Even though Hans Kammerlander has officially completed his summit hunt, he still visits Nepal at least three times a year. This has to do with the fact that the trained mountain guide leads groups through the beautiful summit world of the Himalayas. Also with the fact that the now 63-year-old South Tyrolean wants to convince himself on site that his projects are making progress.
For a quarter of a century, Hans and his friends from "Nepalhilfe Beilngries" have been working to make sure that the children in this bitterly poor mountaineering paradise are a little better off. During this time, 26 schools have been built with donations, two of which bear the name Hans Kammerlander.
The world-class mountaineer is particularly proud of three orphanages and the only school for children with blindness in Nepal. In addition, there is a women's and children's hospital as well as practical help for the people, such as micro-credits or fire engines.
If I am in Nepal, my visit to the schools is always an absolute highlight. When the children sing and laugh, it's better than all the eight-thousanders put together," says Hans at ISPO Munich 2020, a statement that says a lot about today's view of his climbing career, in which he has climbed twelve of the 14 eight-thousanders on this planet.
He became legendary by attempting the first complete ski descent from Mount Everest and the fastest ascent of the highest mountain in the world. The ascent and descent took only 23 hours and 50 minutes. In addition, there is the first ski run from Nanga Parbat and over 100 first and solo ascents in the Alps. Today Hans Kammerlander is committed to a gentle approach of the alpinists to the mountain world.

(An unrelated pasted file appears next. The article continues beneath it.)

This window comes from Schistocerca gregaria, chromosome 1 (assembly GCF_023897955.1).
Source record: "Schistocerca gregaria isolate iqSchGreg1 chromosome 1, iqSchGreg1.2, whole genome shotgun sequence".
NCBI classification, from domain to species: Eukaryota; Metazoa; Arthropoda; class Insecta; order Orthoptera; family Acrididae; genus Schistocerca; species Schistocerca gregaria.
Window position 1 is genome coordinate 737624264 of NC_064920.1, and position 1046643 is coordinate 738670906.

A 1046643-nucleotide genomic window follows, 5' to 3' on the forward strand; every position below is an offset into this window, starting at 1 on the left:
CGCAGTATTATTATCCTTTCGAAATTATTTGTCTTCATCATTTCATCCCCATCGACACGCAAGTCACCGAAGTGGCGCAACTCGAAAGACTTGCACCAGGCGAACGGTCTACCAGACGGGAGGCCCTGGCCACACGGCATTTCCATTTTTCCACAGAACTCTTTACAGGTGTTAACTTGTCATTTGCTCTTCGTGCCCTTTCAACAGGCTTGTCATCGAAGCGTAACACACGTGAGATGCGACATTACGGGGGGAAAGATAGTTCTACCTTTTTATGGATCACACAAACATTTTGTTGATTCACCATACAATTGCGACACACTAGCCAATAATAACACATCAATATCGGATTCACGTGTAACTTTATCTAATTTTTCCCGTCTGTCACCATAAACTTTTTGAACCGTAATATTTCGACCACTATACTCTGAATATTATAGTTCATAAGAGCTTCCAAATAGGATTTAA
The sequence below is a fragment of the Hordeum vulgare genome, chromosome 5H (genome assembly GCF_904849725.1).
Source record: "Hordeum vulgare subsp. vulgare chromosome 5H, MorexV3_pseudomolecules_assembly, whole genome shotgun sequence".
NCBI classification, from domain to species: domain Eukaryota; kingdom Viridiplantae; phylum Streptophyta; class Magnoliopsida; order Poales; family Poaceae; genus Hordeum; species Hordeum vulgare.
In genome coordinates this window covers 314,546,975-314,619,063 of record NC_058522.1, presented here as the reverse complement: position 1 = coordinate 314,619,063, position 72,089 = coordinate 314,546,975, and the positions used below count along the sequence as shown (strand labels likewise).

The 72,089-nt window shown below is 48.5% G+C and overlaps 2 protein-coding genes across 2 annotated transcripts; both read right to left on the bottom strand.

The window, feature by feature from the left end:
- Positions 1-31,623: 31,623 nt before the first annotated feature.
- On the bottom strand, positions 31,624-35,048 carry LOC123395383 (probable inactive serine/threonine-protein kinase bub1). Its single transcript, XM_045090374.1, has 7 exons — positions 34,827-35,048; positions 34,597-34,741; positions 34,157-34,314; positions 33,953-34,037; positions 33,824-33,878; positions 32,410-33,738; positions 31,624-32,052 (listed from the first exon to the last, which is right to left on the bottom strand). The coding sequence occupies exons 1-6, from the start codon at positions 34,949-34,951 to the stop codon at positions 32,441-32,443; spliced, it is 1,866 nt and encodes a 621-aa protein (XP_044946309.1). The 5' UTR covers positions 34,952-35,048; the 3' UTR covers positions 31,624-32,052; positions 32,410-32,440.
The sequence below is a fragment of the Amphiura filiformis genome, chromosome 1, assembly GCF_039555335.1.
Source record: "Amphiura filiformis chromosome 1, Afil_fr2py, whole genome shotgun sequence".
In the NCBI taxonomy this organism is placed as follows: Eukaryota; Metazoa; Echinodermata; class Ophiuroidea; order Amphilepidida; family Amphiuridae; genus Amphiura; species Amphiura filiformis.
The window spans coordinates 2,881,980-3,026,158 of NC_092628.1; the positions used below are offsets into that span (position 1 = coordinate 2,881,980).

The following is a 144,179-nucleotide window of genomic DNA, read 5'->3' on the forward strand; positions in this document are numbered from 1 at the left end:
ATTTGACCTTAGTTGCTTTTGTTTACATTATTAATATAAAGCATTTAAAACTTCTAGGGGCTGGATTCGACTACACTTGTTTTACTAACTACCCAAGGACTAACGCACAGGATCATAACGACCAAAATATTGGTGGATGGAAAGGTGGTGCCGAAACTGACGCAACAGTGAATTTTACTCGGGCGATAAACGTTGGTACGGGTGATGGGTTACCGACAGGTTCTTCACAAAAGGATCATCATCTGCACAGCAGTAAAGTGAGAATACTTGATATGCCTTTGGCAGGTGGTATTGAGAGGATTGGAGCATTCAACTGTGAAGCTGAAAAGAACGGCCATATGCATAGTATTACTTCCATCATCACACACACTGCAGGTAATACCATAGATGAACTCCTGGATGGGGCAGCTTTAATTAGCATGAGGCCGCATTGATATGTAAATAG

Reinhold Messner's former companion wouldn't go down this road again the same way if he could turn back time. "I lost many friends on the mountain, this wound always remains", says Kammerlander. The expedition on Manaslu in Nepal in 1991 was particularly tragic when his friends Karl Großrubatscher (crash) and Friedl Mutschlechner (lightning strike) died within a few hours.
It was also these losses that repeatedly encouraged Hans Kammerlander to create something that will last. He feels that helping the children in his second home Nepal, which was devastated by a severe earthquake years ago, is the perfect way. "Sir Edmund Hillary was a model for me in this. His first ascent of Mount Everest has made him world famous. And he has used this fame to give something back to the country. Many other alpinists didn't do that."
In addition, Hillary repeatedly emphasized in public that the Nepalese mountaineer Sherpa Tenzing Norgay was crucial to the historic ascent. The New Zealander Hillary also founded the Himalayan Trust, which in addition to expanding the infrastructure also built numerous new schools and hospitals. Hillary later said that this was "the most important task of my life".
Hans Kammerlander sees it in a similar way. Again and again he calls for donations during his lectures or makes charity events. He is supported by his sponsors for instance Lowa. "When I told them that the construction of such a school in Nepal only costs about 40,000 to 50,000 Euros, they immediately said that they would finance the next project", reports Hans. He wants to continue using his famous name to help the disadvantaged children in Nepal: "This is something that makes me really happy.